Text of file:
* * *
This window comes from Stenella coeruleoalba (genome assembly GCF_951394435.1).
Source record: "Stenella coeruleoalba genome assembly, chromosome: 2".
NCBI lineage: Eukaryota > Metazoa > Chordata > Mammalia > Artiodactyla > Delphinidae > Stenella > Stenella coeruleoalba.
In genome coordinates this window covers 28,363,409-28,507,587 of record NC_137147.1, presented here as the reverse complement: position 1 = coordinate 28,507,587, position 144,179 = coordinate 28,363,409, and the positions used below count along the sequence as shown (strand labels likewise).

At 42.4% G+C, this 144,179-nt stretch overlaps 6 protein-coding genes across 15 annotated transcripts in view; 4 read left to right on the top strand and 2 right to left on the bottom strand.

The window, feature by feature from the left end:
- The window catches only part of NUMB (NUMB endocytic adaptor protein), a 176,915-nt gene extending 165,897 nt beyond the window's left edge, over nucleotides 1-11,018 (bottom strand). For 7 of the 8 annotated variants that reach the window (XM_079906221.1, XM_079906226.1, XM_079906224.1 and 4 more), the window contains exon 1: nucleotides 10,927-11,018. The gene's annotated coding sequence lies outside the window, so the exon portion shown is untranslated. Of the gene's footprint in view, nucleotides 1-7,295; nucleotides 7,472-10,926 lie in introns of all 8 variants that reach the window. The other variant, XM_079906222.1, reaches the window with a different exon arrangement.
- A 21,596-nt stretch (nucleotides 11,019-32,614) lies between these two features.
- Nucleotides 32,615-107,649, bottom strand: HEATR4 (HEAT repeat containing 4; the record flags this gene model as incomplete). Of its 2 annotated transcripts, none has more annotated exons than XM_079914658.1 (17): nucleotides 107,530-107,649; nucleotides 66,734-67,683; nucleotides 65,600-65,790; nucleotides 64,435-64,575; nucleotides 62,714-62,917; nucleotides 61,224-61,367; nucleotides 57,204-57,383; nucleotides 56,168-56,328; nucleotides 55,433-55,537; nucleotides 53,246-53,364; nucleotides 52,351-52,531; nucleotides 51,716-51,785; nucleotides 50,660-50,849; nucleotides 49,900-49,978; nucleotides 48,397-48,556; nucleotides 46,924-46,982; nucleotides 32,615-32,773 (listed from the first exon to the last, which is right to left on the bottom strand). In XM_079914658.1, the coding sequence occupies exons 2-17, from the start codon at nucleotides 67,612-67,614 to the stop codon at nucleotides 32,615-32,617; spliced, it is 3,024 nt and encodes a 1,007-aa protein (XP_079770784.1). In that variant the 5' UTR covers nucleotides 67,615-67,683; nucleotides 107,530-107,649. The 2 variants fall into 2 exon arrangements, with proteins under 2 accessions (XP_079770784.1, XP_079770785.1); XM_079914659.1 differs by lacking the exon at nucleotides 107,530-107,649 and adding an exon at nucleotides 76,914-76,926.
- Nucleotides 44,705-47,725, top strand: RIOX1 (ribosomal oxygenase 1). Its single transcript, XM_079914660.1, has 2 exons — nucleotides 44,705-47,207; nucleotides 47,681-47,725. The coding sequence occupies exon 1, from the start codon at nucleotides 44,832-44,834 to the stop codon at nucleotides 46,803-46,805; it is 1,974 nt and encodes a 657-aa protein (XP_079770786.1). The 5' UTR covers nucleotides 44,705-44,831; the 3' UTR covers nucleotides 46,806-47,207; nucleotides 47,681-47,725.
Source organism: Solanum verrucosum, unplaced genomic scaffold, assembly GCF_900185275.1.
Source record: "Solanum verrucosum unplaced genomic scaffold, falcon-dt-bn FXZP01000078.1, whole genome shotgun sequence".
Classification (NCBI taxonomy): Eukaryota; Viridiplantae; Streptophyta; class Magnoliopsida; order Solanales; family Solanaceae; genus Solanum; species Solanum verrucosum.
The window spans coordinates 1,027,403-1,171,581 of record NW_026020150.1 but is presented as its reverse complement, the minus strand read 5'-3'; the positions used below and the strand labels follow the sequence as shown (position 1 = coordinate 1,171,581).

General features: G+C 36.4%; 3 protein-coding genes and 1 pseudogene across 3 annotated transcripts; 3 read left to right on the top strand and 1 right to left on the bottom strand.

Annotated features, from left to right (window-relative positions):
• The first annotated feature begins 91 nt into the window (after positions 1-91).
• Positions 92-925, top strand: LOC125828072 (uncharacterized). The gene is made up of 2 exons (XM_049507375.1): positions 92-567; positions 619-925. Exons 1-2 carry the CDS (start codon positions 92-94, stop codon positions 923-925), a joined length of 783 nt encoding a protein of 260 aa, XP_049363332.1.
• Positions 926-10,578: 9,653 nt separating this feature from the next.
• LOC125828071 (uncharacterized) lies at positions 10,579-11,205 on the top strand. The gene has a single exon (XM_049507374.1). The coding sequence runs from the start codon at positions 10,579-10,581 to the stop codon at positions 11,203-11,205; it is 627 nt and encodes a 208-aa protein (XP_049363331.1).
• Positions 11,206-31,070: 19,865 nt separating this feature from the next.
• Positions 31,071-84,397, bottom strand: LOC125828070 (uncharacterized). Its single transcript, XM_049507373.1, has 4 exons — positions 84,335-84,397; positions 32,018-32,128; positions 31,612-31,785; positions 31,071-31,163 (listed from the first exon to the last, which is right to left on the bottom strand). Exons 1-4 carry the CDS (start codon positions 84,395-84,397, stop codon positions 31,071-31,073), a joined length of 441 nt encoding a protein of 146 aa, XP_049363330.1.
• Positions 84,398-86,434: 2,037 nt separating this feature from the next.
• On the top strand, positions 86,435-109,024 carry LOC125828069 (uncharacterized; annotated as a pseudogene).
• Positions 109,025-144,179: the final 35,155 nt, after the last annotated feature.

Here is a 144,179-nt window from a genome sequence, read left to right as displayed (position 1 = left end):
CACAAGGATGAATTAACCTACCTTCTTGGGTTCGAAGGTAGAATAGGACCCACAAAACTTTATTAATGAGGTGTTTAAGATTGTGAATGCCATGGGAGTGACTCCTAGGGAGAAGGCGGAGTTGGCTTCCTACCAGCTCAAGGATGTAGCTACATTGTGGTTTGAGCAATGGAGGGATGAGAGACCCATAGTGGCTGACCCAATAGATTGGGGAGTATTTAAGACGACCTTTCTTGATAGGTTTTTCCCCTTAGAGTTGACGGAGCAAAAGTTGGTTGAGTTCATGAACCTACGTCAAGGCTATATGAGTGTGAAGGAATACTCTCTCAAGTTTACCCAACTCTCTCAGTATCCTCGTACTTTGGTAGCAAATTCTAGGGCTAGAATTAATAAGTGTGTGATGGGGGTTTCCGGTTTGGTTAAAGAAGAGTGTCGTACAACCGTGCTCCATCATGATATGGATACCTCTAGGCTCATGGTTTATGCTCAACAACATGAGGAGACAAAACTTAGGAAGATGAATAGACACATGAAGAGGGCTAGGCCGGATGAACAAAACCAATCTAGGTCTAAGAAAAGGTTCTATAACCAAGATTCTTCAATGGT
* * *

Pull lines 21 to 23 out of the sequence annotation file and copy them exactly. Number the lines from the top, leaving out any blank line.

• Positions 11,206-31,070: 19,865 nt separating this feature from the next.
• Positions 31,071-84,397, bottom strand: LOC125828070 (uncharacterized). Its single transcript, XM_049507373.1, has 4 exons — positions 84,335-84,397; positions 32,018-32,128; positions 31,612-31,785; positions 31,071-31,163 (listed from the first exon to the last, which is right to left on the bottom strand). Exons 1-4 carry the CDS (start codon positions 84,395-84,397, stop codon positions 31,071-31,073), a joined length of 441 nt encoding a protein of 146 aa, XP_049363330.1.
• Positions 84,398-86,434: 2,037 nt separating this feature from the next.